Hack It!

>> Thursday, May 31, 2012

A confession: pillow covers escaped my repertoire until a couple of weeks ago. They pop up all over the place, the perfect "easy" way to redecorate one's living room or bedroom. I suppose they take less time than painting the walls, but painting the walls always seemed much easier to me. After all, I've done my fair share of painting. I pick my favorite saturated color of the moment, get some painter's tape, collect the drop cloths, and start painting. Pillow covers, in contrast, require design. It's best, therefore, to start simple, right? Or to hack some templates.

Fresh off my successful foray into piecing curves, I decided to forego practicing more basics and dive into the next challenge: a big circle outline. There are lots of ways to achieve this, and I could have gone with Dale Fleming's Six-Minute Circle method. But the point was to practice my new curve-by-curve skillz. I had some New York Beauty templates, but of course I had printed the super-advanced kind, the ones with many many spikes and layers. To limit the crazy-making, I wanted 2 curves, not 5. And I wanted a particular width that existed in my head, but not on the template. Obviously the solution here is to hack the templates. I drew a line where I wanted the curve to be, adjusted both the inner quarter-circle and the outer edges and held my breath. Well, not really. I just cut out the templates, cut out some fabric, sewed some pieces, and hoped it worked. For the most part, it did. With a little trimming, I got just the circle I wanted.

Then I set about making the pillowcase. In theory I knew how to do this, but I did check a few blog tutorials just to make sure. In an ode to simplicity, I decided against fiddling with zippers and opted for an envelope closure. This also let me use the small, not quite fat quarter, of a Tula Pink Parisville print that brought together all the colors I was using. The colors being lavender, mint, and gray, all chosen to match my roommate's room decor. Because this pillow cover made its way back to Michigan to celebrate Marie rocking her prelims. [For the non-graduate-school-immersed, prelims (or comps or orals or name-your-test-word) are the big exams between coursework and the dissertation.] Anyhow, since I was unavailable for the in-town celebratory drinks, I sent a present instead. Whether a fine adult beverage or a classy modern pillow cover is a better way to celebrate is a decision I leave to others.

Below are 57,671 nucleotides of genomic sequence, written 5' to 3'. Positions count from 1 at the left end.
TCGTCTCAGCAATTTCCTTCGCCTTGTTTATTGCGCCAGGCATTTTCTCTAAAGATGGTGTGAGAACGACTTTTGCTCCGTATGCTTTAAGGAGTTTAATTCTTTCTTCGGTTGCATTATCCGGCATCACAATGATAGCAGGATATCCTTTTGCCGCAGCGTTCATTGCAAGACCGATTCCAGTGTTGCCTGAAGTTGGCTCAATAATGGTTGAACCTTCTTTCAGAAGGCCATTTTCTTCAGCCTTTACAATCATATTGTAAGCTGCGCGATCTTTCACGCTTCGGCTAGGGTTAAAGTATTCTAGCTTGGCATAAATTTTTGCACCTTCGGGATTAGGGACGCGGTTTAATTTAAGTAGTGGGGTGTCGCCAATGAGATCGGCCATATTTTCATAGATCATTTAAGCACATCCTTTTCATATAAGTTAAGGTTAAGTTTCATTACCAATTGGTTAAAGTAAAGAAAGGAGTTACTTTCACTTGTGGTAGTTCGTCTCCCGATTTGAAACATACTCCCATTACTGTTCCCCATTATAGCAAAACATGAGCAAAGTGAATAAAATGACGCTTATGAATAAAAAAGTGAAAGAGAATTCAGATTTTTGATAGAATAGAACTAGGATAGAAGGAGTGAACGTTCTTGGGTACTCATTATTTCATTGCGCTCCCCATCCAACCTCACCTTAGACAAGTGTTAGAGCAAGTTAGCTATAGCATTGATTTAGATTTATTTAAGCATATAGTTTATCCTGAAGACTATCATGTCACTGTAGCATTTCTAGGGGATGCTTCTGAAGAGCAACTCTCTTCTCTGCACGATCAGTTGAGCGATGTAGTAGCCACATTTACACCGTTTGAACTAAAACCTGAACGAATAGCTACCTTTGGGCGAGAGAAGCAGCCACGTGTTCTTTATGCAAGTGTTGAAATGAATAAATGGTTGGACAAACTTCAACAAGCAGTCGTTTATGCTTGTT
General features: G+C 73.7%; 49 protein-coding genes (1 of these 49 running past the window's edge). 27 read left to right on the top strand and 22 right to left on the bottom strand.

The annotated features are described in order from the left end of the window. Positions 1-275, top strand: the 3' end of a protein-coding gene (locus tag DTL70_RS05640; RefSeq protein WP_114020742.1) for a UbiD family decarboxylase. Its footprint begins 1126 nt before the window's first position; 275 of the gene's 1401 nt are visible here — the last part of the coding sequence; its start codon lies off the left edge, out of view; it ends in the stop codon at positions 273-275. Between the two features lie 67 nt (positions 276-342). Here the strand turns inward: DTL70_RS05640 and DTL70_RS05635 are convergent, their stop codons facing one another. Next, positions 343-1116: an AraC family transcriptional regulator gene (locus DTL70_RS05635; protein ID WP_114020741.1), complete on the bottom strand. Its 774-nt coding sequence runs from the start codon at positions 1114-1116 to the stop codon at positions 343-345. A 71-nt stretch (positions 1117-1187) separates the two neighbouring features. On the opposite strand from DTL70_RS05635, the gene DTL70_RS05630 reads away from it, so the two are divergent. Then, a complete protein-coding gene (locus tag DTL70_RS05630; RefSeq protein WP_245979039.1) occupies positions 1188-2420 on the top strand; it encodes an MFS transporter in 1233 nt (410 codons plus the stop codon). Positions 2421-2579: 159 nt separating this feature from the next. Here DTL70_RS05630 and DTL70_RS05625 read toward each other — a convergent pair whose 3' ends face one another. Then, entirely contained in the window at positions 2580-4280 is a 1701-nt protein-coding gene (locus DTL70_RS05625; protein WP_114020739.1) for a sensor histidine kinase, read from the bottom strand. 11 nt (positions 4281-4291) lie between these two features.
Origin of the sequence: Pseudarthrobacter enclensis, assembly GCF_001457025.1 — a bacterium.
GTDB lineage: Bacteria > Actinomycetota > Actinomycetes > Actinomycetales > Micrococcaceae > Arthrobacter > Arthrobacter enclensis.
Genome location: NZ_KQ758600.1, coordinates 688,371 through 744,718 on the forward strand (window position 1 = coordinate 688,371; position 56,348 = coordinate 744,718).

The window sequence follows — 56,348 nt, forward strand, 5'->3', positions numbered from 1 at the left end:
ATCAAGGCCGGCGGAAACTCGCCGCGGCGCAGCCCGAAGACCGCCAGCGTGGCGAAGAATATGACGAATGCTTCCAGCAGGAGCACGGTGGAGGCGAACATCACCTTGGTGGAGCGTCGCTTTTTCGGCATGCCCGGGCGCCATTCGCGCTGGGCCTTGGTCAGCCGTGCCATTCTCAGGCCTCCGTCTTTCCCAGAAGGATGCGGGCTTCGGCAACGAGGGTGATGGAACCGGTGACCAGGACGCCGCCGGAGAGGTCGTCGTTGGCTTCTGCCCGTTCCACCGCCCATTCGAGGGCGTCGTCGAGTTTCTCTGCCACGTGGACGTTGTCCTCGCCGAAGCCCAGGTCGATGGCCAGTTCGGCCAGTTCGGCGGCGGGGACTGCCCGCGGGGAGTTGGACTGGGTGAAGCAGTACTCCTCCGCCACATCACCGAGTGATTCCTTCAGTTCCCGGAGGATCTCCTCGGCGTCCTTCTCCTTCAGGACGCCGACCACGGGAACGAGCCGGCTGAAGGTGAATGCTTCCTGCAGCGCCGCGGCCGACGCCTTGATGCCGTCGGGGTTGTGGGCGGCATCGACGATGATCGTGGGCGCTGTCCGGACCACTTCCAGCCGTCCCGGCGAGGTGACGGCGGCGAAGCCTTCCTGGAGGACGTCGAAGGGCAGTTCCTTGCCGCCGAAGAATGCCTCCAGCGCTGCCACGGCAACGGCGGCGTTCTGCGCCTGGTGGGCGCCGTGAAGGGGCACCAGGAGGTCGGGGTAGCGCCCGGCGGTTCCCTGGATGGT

Dog Days

>> Tuesday, May 29, 2012

Am I the only one who listens to new (to me) albums on repeat, for weeks on end? Maybe I'm just weird like that. Florence + the Machine tells me, about every 50 minutes or so, that the Dog Days Are Over, but I'm still stuck in sweltering DC. Summer in DC is supposed to be sweltering -- which is why I don't like it and try (not always successfully) to avoid it. But the end of May? It's not supposed to be this damn hot. But before it got too hot to move, much less wield an iron, I made a bag. Well, I made a few other things too, but we'll stick with the bag for this post.

At this point, I think I've trained my friends to not expect timely birthday presents. As per usual, I knew I wanted to make Claire a Lickety Split bag -- I find it to be one of the most versatile bags I've made and own. At a Del Ray Fabrics tent sale a few weeks ago, I snagged some fabric for it. When I last saw Claire, she mentioned surrounding herself with bright colors to make her black-clothes-base shine (and she rocks both bags and shoes). This is one of the few prints from Amy Butler's Lark collection that I liked, and I think it will play nicely with black clothes.

I make a couple modifications to the bag pattern -- I add some fabric ties in the center but make only 2 pockets. Usually the side with the pockets seems like the de facto "inside" but with this bag, I'm not so sure. Because these pockets, they are awesome.